- City, O’ City, a coffee house and vegetarian/vegan pizzeria, is now at 206 East 13th Street; 303-831-6443. It has taken over the previous location of WaterCourse Foods, a vegetarian restaurant, which relocated to 837 East 13th Avenue; 303-832-7313. They, as well as the WaterCourse Bakery (214 East 13th Avenue; 303-318-9843), are under the same ownership.
- The Corner Office is open in the Hotel Curtis (1405 Curtis Street; 825-6500), offering up breakfast, lunch and dinner — and it has a martini bar too.
- After shuttering Mel’s Restaurant and Bar, the Masters clan and executive chef Adam Mali have turned their attention to a second location for their quick-hit Montecito Restaurant & Bar (the new one is at 5970 South Holly Street, Greenwood Village; 303-777-8223) and nearby Annabel’s at 5960 South Holly; 303-488-2662. Both are in the the Denver Tech Center area. The first Montecito’s is at 1120 East Sixth Avenue; 303-777-8222.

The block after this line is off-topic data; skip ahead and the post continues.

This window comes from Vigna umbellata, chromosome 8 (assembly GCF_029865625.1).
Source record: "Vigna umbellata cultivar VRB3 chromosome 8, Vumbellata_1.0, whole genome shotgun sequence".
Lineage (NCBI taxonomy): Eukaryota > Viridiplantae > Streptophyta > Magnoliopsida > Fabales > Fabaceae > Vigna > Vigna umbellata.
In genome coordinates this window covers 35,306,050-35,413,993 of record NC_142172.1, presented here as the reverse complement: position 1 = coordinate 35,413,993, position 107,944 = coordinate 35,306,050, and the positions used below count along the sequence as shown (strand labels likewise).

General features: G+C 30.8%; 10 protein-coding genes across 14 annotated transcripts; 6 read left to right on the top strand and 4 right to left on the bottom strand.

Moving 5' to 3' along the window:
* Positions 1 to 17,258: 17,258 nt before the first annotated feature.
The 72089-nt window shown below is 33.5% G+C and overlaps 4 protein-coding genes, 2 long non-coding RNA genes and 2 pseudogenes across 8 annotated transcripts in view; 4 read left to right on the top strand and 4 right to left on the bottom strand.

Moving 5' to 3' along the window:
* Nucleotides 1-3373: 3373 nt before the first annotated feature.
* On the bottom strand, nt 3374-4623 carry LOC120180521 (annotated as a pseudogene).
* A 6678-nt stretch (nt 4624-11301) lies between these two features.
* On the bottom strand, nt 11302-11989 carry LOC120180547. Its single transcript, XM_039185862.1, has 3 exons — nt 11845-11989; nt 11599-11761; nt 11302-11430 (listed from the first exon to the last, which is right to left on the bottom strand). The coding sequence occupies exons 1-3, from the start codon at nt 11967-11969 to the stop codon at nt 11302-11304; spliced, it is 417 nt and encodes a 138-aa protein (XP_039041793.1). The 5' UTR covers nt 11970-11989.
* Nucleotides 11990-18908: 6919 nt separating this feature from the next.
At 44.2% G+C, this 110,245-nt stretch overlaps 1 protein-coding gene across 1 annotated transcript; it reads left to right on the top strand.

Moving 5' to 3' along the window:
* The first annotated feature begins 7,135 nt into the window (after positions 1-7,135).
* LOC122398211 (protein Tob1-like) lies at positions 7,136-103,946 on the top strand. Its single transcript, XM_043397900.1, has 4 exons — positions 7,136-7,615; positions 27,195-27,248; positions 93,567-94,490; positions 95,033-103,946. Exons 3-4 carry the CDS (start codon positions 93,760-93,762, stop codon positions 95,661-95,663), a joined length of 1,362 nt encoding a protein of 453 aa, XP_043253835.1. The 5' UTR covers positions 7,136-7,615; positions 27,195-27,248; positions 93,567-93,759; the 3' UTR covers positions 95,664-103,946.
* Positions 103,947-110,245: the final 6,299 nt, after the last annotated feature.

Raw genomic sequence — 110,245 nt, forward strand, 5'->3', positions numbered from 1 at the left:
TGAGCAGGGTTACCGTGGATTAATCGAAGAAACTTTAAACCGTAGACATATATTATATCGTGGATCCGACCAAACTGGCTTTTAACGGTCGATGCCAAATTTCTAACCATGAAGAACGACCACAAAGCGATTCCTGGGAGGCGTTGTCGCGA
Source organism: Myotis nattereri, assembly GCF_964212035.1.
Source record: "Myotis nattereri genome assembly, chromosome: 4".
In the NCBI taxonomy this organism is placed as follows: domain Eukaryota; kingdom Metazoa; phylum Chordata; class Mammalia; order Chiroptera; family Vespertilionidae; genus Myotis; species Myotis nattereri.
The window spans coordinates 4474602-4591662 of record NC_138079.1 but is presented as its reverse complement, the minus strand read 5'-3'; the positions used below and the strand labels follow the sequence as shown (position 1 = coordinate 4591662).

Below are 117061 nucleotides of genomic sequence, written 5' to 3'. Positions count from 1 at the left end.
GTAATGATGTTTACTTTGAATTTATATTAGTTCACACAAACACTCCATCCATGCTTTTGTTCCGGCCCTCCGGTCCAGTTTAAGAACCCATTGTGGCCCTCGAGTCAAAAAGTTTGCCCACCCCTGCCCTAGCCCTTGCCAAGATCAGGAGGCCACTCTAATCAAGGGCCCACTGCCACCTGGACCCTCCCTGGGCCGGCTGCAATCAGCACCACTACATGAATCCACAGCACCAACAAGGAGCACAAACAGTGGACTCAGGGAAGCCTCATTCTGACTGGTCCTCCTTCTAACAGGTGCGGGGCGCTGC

- Ping’s Favorite Chinese Restaurant in the strip mall behind Video Station has closed. A sushi restaurant has taken its place.
- The small store at 2359 Arapahoe that housed Tastefully Toasted, the best donut store around, is empty.
- The mixed Mediterranean olives with fresh herbs, lemon, orange, spices and garlic. I doubt that Wahaltare cures his own olives, but they displayed variety and marinade was terrific.
- Seasonal Pacific oysters (right) with Maui onions mignonette. The oysters were “gentle,” not assertive, thereby not competing with the onions — and vice versa.
- The lemon buerre blanc that blanketed the potato gnocchi was delicious.
- Even better was the saffron mustard cream sauce for the PEI mussels. Understandably, given so many dishes to try, there was no bread on the table, but if there had been, I would have been tempted to sop up every drop. As it was, I made sure that ever mussel was well coated.
- The Mountain Meadow Colorado lamb loin was tender and sweetly lamb-y, and the cassoulet of beans and balsamic emulsion was a lovely counterpoint.
One of Michel’s marketing minions came around and asked what we thought of different dishes, so if I was not alone in my opinions, the following dishes might change in the future, but as of last Tuesday, the least successful were: